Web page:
The thing about shooting video with HDSLRs is the necessity of using a dual system for audio. I’ve tried several mics that plug-in to the 5D’s mic port and there are many good ones; however, none replace the quality you get from an external recorder and a shotgun mic (my favorite being the Rode NTG-3).
Even if you’re rolling with something small like a Zoom H4n, you need a couple of mounting points for the recorder and mic, which needs to be in a shock mount to avoid noise from camera handling or cords tapping against your gear. Now, that simple little HDSLR run-and-gun kit looks like your TV’s cable box vomited on top of your camera. And, you’d better not forget to hit record twice (camera and H4n) before you call ‘action’ (*raises hand).
The Rode VideoMic Pro is a nice mic; however, it’s simply not a replacement for a dual system setup. For one, you can’t monitor the audio with actual headphones on any HDSLR but the new Nikon D4 (…any day now Canon?). Additionally, the sound quality and isolation is still not the same as using a good external shotgun and recorder.
Rode is teasing a new mic that may knockout the cumbersome bits of dual system, monitoring, and in-camera audio concerns all in one simple setup. The Rode VideoMic HD is “coming soon” according to Rode’s teaser site.
The VideoMic HD sports the following features:
- Integrated digital recorder (microSDHC)
- RF-bias, true condenser shotgun microphone
(based on RØDE NTG3 technology)
- Line and Mic (mixer) inputs (with ‘plug-in’ power)
- High level headphone amplifier for monitoring
- Three-level High Pass Filter (0, 75Hz, 150Hz)
- Integrated Blimp wind protection and shock mounting
- Multi mode outputs
(Dual mono/split 0db and -10db for auto safety/dual mono + 20dB)
- High frequency ‘boost’ switch for increased intelligibility at distance miking
- Utra-lightweight metal casing
- Quick release mounting system
There’s no way to know just how much of NTG-3 tehnology is going to show up inside this new VideoMic HD; however, if it’s anywhere close to the quality and isolation that it delivers, we could be in for a real treat.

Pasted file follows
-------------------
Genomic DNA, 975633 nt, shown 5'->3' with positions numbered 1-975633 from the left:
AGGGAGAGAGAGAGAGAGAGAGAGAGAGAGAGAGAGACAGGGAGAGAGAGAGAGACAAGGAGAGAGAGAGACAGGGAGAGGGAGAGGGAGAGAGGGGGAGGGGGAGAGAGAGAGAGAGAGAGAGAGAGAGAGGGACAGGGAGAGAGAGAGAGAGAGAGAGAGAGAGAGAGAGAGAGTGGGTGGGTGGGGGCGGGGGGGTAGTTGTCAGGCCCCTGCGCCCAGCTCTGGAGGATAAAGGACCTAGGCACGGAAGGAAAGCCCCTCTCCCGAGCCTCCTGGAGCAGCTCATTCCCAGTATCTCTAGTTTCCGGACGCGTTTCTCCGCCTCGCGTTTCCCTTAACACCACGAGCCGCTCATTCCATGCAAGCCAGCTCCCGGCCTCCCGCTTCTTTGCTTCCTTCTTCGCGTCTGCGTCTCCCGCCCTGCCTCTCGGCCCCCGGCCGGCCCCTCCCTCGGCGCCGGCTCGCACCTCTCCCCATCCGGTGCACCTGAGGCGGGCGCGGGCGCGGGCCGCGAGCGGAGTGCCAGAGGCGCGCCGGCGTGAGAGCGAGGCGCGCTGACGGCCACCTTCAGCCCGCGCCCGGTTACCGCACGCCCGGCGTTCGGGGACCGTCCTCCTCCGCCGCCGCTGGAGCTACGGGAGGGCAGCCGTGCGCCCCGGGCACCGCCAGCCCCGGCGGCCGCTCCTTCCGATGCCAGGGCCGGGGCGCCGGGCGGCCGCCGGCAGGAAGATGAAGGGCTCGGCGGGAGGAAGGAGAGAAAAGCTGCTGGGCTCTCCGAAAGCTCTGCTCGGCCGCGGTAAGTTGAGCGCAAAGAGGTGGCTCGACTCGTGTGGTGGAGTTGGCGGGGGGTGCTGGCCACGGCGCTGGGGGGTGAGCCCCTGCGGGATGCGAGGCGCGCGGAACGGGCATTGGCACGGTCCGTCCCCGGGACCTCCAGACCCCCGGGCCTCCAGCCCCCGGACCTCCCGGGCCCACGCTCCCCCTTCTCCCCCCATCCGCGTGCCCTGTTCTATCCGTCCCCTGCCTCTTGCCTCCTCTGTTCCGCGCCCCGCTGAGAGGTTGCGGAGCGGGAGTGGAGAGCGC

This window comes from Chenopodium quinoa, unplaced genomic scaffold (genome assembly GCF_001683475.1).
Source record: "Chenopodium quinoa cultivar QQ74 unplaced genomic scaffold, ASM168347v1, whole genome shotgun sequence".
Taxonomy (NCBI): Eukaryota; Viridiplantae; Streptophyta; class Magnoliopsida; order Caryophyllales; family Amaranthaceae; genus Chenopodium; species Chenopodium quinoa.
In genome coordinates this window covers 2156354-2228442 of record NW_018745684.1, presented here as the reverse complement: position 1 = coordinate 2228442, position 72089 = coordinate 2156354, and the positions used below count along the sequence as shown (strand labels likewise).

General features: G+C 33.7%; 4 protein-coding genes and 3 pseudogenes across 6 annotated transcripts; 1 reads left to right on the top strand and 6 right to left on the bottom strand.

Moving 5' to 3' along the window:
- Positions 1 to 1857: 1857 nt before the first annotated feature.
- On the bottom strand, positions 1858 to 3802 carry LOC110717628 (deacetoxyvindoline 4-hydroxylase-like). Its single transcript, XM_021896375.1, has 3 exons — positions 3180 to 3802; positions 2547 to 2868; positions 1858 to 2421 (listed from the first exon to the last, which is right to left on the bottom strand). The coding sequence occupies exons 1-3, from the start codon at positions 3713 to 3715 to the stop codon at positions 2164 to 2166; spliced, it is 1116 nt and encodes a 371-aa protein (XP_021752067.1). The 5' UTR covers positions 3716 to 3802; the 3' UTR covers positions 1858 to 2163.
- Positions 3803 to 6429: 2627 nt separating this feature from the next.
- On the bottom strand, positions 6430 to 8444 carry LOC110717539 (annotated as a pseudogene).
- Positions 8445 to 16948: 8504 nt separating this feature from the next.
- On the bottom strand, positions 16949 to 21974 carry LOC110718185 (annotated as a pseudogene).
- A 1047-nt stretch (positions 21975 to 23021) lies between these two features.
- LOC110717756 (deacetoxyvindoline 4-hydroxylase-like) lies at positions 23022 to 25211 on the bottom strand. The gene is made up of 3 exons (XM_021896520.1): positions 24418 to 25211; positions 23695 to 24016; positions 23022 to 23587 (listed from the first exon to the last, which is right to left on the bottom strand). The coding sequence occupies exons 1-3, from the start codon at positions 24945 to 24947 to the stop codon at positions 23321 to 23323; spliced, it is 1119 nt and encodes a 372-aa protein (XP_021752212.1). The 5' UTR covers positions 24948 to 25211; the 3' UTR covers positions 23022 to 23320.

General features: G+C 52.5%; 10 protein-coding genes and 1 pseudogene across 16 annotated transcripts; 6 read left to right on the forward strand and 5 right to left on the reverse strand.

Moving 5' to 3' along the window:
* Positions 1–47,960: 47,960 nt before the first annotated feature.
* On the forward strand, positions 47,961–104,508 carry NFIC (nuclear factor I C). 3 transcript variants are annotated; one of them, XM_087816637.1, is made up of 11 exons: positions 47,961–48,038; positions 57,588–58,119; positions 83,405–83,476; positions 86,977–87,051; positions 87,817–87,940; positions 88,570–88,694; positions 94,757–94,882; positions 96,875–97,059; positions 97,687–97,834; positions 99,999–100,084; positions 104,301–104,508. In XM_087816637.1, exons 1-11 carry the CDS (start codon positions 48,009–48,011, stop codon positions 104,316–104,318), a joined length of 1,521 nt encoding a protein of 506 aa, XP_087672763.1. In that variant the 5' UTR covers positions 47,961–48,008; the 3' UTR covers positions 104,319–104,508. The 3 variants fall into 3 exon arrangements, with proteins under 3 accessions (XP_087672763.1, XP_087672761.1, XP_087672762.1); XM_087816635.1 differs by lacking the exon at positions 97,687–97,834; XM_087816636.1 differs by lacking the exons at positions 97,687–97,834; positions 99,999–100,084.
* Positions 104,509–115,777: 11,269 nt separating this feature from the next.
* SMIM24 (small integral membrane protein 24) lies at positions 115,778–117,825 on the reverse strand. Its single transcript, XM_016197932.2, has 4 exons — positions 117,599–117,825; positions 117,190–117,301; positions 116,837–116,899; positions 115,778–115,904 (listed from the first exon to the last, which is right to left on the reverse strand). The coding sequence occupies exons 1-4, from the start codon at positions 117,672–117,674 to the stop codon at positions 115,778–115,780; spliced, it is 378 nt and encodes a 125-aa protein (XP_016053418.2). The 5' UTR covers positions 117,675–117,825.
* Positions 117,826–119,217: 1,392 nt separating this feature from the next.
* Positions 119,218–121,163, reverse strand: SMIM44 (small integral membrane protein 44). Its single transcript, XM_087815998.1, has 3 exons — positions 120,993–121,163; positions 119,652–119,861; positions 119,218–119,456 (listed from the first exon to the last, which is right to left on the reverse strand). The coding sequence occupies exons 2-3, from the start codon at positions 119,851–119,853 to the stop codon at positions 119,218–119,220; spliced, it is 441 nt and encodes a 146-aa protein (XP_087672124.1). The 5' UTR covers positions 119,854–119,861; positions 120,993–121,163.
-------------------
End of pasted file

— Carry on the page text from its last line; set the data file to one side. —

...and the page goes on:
The fact that it has a built-in recorder that records to microSDHC cards keeps the run-and-gun HDSLR setup simple and easy to handle. It will pass-through a clean signal to the in-camera audio track and capture up to 24-bit 96kHz .wav files via the internal recorder. If you’re in a situation where you need the video out ASAP or the internal camera audio is otherwise fine, then you can roll with it quickly. If you need something better, you can still drop in your dual-system file from the internal recorder and link them up in post.
Oh, and you can actually monitor the audio with headphones directly from the mic. While this may be of limited use for your HDSLR reference file, you should be able adjust levels for the mic’s internal recorder. How about a wireless remote for levels and other operations during recording, eh Rode?
Of course, there’s no word on pricing yet, or when it will be available. If I were a betting man, I’d say we’re easily in the $500+ range, and I’d think real hard about one up to around $800 (a little more than what a real NTG-3 costs) if the quality is close. For availability, I’d guess around NAB in mid-April.